(AsiaNews) - "The situation is increasingly tense in Damascus. People are
afraid to go out during the day in some neighbourhoods. Dark days are
coming," Mgr Mario Zenari, Vatican nuncio in Damascus, told AsiaNews.
the first time since the uprising began, the capital has been the scene of fighting
between rebels and the Syrian military. Since 15 July, a unit from the rebel Syrian
Free Army (Al-Jayš As-Suri Al-Ħurr) and the dreaded Syrian Republican Guard
under Maher el-Assad, the president's brother, have been engaged in combat.
harshest exchanges were in the historic al-Midan neighbourhood with the
government using tanks, helicopters, snipers and heavy artillery.
activists reported the death of 64 people, including a number of civilians.
fighting is affecting the entire population, Mgr Zenari said. But so far, no anti-Christian
violence has been reported.
some areas of Damascus, as well as in many villages, the presence of Maronites,
Catholics and Orthodox has helped reconciliation between Alawis and Sunni
Muslims," the prelate said.
the dangers, many religious have chosen bear witness by staying with residents
and sharing with them the pain and sorrow of the war."
example, five Cistercian (Trappist) nuns from Italy live in Azeir (Homs), a
small village near the border with Lebanon. Their "presence is a sign of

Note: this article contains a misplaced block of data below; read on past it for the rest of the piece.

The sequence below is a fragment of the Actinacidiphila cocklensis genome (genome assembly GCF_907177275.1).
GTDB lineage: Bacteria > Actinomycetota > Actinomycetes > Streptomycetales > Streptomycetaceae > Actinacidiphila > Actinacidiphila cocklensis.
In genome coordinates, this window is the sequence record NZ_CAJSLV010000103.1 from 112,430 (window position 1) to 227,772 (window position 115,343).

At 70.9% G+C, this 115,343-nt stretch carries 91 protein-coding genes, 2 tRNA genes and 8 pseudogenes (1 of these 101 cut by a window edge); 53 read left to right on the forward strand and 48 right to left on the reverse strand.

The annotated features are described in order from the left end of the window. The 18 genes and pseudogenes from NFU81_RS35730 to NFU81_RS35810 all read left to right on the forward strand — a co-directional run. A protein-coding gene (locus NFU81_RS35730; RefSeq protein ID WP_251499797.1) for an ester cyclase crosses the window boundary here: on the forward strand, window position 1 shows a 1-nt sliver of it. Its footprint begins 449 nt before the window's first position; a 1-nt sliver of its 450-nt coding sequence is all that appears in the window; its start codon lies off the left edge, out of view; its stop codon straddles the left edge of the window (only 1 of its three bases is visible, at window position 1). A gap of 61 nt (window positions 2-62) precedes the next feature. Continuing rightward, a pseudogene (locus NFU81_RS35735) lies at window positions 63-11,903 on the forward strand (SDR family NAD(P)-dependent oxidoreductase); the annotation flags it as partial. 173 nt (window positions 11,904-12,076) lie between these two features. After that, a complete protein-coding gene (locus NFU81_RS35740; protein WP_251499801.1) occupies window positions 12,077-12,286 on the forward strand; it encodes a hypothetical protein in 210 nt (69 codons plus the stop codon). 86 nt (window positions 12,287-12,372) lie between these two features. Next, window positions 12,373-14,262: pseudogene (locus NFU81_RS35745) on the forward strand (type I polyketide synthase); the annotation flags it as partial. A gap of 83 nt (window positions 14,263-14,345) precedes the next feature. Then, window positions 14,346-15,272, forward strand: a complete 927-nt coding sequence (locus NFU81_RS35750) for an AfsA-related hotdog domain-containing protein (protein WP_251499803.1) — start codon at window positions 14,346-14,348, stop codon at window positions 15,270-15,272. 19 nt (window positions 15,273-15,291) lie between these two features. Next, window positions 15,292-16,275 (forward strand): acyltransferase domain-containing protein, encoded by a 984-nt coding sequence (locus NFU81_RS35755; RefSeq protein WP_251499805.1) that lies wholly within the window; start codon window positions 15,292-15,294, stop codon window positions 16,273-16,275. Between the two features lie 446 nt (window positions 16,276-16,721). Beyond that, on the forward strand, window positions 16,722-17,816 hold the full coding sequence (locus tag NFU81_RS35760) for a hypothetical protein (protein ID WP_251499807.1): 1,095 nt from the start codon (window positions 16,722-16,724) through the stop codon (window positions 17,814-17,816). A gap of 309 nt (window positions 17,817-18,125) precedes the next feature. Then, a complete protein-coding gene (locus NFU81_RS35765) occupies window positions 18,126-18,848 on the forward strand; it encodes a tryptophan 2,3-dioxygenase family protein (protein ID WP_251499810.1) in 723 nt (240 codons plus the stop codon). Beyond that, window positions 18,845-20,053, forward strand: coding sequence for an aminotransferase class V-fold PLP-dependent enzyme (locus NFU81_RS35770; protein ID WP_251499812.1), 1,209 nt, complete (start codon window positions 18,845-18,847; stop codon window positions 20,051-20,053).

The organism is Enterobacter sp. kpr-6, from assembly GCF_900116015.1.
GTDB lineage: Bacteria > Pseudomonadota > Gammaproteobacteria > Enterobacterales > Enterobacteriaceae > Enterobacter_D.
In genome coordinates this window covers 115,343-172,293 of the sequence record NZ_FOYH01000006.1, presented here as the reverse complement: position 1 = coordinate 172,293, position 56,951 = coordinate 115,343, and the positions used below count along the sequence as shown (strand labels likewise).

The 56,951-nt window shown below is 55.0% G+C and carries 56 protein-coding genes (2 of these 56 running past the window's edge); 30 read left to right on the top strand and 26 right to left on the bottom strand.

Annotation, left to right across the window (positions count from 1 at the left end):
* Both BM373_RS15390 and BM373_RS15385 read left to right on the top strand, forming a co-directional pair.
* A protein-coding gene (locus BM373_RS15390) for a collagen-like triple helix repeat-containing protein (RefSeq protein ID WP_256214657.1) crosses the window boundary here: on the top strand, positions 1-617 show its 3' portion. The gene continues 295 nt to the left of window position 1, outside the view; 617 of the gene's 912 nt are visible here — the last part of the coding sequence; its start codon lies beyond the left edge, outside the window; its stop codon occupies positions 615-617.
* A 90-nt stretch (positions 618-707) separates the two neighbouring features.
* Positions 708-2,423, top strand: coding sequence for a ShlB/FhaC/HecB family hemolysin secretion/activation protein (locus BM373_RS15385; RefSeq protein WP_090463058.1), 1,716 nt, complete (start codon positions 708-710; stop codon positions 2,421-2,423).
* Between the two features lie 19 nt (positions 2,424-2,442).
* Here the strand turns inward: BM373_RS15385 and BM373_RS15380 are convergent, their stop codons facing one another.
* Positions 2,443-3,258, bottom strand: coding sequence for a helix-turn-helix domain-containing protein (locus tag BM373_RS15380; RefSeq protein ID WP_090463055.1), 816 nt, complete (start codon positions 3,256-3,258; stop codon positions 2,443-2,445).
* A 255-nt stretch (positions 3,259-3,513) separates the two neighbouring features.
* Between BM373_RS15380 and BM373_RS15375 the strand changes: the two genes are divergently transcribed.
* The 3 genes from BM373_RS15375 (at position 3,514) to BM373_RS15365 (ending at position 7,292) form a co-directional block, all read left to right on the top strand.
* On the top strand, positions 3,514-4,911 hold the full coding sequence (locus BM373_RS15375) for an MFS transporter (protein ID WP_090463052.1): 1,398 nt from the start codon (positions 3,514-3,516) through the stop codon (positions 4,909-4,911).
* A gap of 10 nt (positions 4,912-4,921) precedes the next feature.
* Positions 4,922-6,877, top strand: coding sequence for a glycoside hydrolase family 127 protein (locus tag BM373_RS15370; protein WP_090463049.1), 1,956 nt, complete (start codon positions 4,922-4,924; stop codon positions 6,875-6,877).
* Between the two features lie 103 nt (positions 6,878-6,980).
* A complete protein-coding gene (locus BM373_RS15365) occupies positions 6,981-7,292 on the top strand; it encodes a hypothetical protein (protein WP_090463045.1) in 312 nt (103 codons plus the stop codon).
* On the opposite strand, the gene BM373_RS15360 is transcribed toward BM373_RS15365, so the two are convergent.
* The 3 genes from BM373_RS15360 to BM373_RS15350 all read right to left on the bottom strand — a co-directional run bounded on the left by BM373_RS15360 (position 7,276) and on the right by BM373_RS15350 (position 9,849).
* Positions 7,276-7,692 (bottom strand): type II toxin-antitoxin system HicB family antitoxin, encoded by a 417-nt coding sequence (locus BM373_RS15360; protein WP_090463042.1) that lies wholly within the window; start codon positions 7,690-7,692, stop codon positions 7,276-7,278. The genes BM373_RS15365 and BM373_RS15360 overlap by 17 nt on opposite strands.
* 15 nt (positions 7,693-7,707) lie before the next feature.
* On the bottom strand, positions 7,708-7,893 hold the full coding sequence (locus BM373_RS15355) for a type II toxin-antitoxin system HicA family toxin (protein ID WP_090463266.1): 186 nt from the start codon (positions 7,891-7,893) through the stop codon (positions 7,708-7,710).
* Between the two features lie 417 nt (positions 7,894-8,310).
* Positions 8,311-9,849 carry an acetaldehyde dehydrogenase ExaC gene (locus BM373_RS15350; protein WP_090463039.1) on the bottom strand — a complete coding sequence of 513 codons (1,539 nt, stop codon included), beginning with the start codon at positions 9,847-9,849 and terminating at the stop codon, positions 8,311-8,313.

hope for the residents of nearby villages who view their monastery as a place
of peace that helps face the horrors of war," Mgr Zenari said.
In the meantime, a tug-of-war continues at the
Security Council where China and Russia opposed their third no to a unanimous
condemnation of the Syrian president.
yesterday also blocked a UN motion on the recent massacre in Tremseh in which
some 200 people died, arguing that information about the incident were not
impartial since it came from the opposition.
Foreign Minister Sergey Lavrov accused Western nations of blackmail to force
Russia to accept new sanctions against the Syrian regime.
number of countries from the 'Friends of Syria' group, which includes members
of the Security Council and the Arab League, are pushing for a UN resolution
Some nations, like France, are vetting the possible
use of force, as in Iraq (2003) and Libya (2011).
After defecting a few days ago, Syria's former
ambassador to Iraq Nawaf Fares said today that President Bashar al-Assad will
not hesitate in using chemical weapons to avoid losing power. (S.C.)